Fight Gingivitis - See our special reports on treating gum disease and gingivitis to learn how to fix bad breath associated with those conditions.

Toothpaste And Mouth Wash - There are several oral products available that can help reduce halitosis. Choosing products that are alcohol-free are better for your mouth as they do not dry it out.   Remedies for halitosis do not have to be very complicated. Most of them come down to your ability to maintain a clean mouth that is free of dental diseases.

Your Questions About Bad Breath Answered

How do I know if I have bad breath? There is no concrete way to perform a halitosis test. Rather, a family member or close friend will usually tell you. It may be embarrassing to bring the topic up with your dentist, but they are there to help you if you fear you have a problem with bad breath.

Why do I have bad breath? Bad breath is typically due to inappropriate oral hygiene, or dental disease such as gingivitis, gum disease or severe decay.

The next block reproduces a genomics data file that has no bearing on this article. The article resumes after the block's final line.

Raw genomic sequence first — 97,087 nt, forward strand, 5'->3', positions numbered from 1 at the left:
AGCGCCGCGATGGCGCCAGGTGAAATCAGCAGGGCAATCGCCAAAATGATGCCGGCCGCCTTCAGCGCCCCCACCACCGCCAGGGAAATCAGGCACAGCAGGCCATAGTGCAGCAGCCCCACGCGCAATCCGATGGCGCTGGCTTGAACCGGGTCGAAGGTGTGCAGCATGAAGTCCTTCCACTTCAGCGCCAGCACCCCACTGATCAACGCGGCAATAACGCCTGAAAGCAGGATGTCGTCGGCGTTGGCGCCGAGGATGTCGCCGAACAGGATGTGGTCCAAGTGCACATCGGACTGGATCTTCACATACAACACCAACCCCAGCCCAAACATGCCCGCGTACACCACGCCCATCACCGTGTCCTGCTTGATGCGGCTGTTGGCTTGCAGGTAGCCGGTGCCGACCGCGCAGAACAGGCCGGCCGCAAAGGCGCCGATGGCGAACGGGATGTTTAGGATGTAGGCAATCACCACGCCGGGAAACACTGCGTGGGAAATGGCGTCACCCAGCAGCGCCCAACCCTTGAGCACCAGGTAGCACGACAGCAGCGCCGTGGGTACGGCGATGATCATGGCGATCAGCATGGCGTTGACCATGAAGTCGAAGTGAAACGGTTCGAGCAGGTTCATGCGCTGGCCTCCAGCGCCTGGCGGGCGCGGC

What’s the quickest way to get rid of bad breath? In order to reduce bad breath you must eliminate the bacteria in your mouth, which are causing the malodor. Knowing how to control oral bacteria is how to control bad breath.

How do I get rid of morning breath? Cleanse your mouth thoroughly before bed and drink plenty of water. Be sure you take any medications for allergies or acid reflux. Upon waking, cleanse your mouth thoroughly or rinse with a bit of non-alcoholic mouthwash such as water mixed with a few drops of essential oils.

What’s the best mouthwash for bad breath? The best mouthwash for bad breath is one that does not contain alcohol or act to cover-up the halitosis, instead of treating it. Keeping oral flora in balance is important, so using natural products such as a few drops of essential oils in water can be beneficial.

What’s the best toothpaste for bad breath? The best toothpaste for bad breath is one that is used properly, with an efficient brushing method that removes all oral bacteria. Most over-the-counter toothpastes contain a mild mint flavor that provides a short duration of a fresh scent in the mouth. Adding a few drops of essential oils to your toothbrush can provide hours of relief to your bad breath.